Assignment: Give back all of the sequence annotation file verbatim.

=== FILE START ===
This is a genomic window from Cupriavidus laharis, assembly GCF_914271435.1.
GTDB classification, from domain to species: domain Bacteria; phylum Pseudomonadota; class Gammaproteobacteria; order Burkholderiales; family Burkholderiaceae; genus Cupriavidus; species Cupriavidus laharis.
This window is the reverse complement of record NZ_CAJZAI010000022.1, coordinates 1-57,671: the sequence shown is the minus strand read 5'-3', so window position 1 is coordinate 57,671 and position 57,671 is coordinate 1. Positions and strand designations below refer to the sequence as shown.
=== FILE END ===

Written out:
This is a genomic window from Cupriavidus laharis, assembly GCF_914271435.1.
GTDB classification, from domain to species: domain Bacteria; phylum Pseudomonadota; class Gammaproteobacteria; order Burkholderiales; family Burkholderiaceae; genus Cupriavidus; species Cupriavidus laharis.
This window is the reverse complement of record NZ_CAJZAI010000022.1, coordinates 1-57,671: the sequence shown is the minus strand read 5'-3', so window position 1 is coordinate 57,671 and position 57,671 is coordinate 1. Positions and strand designations below refer to the sequence as shown.